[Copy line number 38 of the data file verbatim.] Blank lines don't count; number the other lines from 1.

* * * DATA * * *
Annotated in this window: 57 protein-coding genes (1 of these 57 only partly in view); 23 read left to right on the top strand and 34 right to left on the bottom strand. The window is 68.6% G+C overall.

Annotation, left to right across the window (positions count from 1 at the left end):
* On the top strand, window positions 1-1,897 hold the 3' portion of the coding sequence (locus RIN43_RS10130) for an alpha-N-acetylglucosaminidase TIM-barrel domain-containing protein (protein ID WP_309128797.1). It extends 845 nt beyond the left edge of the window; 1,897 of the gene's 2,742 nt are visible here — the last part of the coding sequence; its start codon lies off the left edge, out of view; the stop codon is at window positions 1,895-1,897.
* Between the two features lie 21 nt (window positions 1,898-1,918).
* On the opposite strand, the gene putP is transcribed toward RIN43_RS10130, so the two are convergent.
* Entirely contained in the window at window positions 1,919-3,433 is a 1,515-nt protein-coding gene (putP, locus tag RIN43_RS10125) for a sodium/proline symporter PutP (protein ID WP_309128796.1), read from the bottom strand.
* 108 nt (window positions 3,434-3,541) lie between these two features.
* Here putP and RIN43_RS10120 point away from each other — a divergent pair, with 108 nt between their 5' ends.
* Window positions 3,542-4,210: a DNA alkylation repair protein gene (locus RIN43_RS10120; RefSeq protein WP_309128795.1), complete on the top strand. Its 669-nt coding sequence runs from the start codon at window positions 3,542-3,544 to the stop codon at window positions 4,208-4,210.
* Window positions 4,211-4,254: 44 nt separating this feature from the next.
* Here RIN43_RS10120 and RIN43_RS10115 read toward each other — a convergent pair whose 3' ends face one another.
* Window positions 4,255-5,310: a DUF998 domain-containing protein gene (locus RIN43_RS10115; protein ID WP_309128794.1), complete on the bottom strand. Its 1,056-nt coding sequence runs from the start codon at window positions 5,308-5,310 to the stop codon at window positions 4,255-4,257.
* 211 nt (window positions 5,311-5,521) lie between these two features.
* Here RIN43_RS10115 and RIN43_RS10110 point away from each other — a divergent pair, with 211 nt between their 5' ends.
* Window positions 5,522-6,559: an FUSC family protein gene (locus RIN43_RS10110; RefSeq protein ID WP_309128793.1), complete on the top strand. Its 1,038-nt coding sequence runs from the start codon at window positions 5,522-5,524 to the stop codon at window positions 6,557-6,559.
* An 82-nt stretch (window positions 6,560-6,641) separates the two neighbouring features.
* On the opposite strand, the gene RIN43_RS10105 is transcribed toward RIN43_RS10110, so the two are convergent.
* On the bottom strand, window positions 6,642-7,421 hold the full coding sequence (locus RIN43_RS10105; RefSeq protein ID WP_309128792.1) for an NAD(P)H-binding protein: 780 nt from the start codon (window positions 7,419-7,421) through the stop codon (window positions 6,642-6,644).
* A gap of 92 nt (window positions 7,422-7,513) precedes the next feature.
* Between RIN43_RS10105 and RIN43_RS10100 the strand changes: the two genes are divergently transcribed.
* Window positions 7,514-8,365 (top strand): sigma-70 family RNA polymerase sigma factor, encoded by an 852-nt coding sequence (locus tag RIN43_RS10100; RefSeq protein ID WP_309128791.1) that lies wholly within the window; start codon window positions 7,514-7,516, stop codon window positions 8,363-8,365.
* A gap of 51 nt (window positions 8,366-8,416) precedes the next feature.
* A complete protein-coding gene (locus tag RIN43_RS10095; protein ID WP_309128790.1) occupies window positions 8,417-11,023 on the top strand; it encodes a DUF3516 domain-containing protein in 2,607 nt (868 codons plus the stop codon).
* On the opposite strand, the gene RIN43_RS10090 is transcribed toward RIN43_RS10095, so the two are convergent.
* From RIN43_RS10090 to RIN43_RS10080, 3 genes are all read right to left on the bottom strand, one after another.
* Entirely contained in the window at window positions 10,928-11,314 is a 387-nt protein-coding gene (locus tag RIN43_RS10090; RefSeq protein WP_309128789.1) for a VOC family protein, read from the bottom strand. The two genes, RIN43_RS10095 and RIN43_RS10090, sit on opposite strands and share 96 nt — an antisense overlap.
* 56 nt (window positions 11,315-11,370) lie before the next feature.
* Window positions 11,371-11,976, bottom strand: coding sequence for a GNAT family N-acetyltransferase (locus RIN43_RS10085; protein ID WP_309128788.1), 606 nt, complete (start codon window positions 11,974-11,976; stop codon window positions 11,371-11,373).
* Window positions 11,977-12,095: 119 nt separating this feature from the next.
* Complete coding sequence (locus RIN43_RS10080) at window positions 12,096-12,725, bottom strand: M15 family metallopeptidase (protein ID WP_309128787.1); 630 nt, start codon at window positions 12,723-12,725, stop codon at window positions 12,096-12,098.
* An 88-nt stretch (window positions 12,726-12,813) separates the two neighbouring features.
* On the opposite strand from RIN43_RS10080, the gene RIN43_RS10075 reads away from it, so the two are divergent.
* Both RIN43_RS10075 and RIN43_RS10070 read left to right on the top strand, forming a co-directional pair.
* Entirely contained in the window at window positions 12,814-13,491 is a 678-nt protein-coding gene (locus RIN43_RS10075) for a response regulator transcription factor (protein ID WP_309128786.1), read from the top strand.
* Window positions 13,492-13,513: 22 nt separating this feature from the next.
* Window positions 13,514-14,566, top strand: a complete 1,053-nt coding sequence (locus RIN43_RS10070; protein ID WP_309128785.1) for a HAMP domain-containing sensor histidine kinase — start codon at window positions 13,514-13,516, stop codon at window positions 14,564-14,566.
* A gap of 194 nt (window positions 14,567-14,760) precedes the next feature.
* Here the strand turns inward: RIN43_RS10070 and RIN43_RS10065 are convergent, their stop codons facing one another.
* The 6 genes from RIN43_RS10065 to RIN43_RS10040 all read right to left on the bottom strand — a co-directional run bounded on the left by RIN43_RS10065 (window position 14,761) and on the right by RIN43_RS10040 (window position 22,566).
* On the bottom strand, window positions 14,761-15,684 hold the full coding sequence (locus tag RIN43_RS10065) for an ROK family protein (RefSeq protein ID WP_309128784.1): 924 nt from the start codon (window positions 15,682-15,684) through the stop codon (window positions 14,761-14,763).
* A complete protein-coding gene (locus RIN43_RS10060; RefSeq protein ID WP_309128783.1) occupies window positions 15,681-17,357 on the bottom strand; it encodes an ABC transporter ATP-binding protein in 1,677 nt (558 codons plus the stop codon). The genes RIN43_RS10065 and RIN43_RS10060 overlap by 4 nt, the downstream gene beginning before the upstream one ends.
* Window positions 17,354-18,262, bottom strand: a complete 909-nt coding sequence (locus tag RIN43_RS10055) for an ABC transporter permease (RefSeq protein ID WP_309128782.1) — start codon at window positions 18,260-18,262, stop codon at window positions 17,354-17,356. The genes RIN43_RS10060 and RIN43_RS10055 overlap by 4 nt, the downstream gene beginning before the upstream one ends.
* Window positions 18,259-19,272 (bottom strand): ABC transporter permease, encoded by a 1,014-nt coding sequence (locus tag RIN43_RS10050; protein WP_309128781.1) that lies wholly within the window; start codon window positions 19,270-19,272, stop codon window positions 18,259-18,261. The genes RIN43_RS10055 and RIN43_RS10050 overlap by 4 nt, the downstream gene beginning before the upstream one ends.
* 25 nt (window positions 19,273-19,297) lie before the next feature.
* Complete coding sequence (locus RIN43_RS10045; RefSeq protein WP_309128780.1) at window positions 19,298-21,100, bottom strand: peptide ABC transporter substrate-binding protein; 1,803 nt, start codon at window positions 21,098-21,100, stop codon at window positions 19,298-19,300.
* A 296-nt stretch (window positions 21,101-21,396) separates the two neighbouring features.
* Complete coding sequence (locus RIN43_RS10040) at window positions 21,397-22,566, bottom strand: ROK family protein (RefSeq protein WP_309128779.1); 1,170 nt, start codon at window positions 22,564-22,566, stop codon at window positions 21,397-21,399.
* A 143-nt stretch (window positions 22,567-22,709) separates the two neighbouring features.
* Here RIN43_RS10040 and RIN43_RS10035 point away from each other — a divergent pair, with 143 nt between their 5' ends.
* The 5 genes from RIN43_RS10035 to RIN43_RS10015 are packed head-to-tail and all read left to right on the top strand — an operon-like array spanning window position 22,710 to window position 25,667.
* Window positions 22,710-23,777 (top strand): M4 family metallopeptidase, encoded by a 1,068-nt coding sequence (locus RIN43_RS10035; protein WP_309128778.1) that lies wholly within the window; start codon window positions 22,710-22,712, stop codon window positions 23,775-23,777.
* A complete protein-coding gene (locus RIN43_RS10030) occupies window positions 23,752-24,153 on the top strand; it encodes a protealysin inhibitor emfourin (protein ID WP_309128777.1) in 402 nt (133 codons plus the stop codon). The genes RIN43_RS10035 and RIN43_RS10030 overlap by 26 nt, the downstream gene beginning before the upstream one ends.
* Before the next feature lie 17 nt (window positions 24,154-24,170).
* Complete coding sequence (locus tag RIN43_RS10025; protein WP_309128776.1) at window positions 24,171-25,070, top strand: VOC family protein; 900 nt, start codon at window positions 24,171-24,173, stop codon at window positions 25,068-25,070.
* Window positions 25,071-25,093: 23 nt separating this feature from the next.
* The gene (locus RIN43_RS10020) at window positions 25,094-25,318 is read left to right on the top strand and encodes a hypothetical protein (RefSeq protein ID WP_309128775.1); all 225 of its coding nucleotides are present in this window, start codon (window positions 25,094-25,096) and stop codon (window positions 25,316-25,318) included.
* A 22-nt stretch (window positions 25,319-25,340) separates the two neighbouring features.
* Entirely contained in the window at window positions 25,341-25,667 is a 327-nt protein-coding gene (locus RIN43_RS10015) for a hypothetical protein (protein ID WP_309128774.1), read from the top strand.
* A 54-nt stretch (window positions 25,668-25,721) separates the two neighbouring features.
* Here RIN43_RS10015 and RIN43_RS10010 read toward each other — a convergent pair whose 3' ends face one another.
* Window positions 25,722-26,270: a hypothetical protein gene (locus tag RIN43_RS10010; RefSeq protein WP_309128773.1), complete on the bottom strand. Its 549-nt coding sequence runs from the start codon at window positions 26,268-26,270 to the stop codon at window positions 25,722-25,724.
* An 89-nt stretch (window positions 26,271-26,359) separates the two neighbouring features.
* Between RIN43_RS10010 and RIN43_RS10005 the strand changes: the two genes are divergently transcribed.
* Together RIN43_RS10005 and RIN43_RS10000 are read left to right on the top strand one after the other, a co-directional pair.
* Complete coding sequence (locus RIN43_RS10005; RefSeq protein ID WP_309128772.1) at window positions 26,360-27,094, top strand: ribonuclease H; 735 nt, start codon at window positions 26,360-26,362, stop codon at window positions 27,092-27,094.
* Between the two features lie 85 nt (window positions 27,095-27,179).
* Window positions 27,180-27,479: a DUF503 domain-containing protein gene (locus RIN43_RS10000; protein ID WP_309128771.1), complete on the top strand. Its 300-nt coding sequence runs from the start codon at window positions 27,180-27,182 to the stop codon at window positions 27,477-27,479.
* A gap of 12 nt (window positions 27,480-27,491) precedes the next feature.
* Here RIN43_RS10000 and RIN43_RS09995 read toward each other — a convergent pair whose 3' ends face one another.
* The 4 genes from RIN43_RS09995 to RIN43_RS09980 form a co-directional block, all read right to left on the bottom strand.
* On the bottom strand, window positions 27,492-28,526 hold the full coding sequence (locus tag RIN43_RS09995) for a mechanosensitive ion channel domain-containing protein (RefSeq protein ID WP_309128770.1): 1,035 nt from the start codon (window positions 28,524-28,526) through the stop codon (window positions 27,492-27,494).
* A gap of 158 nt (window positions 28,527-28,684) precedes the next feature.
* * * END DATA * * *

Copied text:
* Here the strand turns inward: RIN43_RS10070 and RIN43_RS10065 are convergent, their stop codons facing one another.